• We now turn to the technical reserves. Firstly, what are these technical reserves? In the Income Statement above there are two technical reserves relevant to the gross liabilities of the Company, namely: Gross Change in Certificate Liabilities and Increase/Decrease in Provision for Wakala Fees. The former represents what needs to be set aside in the TF from the contributions after deducting the wakala fee to meet liabilities underlying the takaful contracts. The latter provision represents what needs to be set aside in the TO from the wakala fees to meet the future expenses. Under the current basis the technical reserves do not include any expected future surplus distribution to the participants.

There can be a big difference in the results of these calculations depending on how the wakala fee is set. The important thing to understand is that the required technical reserves, and by implication the profits accruing to two different TOs, for the same contract and under the same set of assumptions as to future experience, can be markedly different depending on how much wakala fee each TO takes from the gross contribution. This is primarily due to the different ways that profits are attributed in the TO and TF under TOF.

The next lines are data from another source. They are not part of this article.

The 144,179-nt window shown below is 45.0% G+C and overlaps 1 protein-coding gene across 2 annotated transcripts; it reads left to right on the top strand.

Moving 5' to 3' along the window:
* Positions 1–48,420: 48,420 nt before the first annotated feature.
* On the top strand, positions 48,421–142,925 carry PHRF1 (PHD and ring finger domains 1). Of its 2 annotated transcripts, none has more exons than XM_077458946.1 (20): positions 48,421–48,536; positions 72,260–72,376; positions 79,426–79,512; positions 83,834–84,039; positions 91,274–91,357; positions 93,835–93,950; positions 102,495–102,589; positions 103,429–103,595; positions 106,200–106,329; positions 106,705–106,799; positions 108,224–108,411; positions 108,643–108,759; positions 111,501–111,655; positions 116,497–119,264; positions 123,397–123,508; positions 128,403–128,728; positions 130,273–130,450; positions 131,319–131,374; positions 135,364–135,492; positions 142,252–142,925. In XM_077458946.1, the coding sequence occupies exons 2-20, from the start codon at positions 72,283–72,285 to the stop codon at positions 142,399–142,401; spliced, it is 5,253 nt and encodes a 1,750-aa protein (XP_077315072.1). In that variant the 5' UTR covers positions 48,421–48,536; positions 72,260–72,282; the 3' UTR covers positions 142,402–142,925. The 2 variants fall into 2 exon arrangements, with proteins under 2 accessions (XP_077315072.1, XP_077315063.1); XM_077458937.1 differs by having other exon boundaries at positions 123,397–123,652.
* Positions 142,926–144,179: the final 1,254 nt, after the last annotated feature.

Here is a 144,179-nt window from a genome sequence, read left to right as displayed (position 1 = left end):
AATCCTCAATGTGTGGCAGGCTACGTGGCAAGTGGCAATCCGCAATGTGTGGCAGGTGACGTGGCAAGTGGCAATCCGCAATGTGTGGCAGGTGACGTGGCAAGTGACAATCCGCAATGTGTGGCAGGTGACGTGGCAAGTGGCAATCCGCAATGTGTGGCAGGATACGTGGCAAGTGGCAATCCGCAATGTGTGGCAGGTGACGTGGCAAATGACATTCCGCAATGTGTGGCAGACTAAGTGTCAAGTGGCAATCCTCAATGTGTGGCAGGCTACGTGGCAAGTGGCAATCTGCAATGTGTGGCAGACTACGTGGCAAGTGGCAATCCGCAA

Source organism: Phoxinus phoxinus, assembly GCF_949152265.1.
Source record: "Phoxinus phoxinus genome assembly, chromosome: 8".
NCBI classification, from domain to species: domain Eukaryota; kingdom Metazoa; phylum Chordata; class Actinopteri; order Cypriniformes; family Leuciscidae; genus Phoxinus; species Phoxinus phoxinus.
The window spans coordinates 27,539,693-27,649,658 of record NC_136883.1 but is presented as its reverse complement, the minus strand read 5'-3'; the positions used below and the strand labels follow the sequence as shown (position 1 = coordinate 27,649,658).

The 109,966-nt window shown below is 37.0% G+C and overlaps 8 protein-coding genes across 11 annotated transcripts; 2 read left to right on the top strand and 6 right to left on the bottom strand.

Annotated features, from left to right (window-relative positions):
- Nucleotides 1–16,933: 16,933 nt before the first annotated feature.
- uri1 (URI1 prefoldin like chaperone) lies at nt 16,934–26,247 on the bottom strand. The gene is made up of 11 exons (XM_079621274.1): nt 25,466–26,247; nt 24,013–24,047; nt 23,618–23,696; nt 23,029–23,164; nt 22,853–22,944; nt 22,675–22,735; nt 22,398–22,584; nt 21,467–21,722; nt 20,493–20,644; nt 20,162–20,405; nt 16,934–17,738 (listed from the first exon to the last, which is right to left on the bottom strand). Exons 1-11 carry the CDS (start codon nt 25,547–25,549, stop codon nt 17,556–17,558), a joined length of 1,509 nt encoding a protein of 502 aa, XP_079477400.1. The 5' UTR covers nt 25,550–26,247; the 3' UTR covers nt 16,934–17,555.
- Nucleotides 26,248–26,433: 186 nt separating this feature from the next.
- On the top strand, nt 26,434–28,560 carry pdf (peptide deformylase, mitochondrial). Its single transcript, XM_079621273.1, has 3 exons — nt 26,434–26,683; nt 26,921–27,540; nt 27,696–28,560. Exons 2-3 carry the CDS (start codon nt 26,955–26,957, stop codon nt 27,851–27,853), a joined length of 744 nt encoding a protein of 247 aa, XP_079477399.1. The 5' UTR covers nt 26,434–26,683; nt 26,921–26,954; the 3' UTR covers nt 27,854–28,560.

• The technical reserves are calculated off balance sheet by the actuary using assumptions as determined in accordance with BNM RBC guidelines. This includes using the latest non-financial and financial assumptions. Thus, the impact of changes in the assumptions gets immediately reflected in the Income Statement. Unlike under IFRS 17, there is no CSM to cushion the impact of any changes in non-financial assumptions. Also, importantly, the impact of changes to financial assumptions are reflected separately in the two different funds, the TO and the TF, and thus the impact to profits from changes in these assumptions is correctly accounted in each Fund.
  • Under the current accounting basis, investment income from the TO fund and TF also accrue separately. Given the different asset allocation strategy followed in each fund, the rate of return is unlikely to be identical for the two funds. Again, this is important from a profit attribution perspective as, while the TO is entitled to all the investment profits arising from the TO fund, participants are entitled to all investment profits emerging from the TF (net of any performance fees).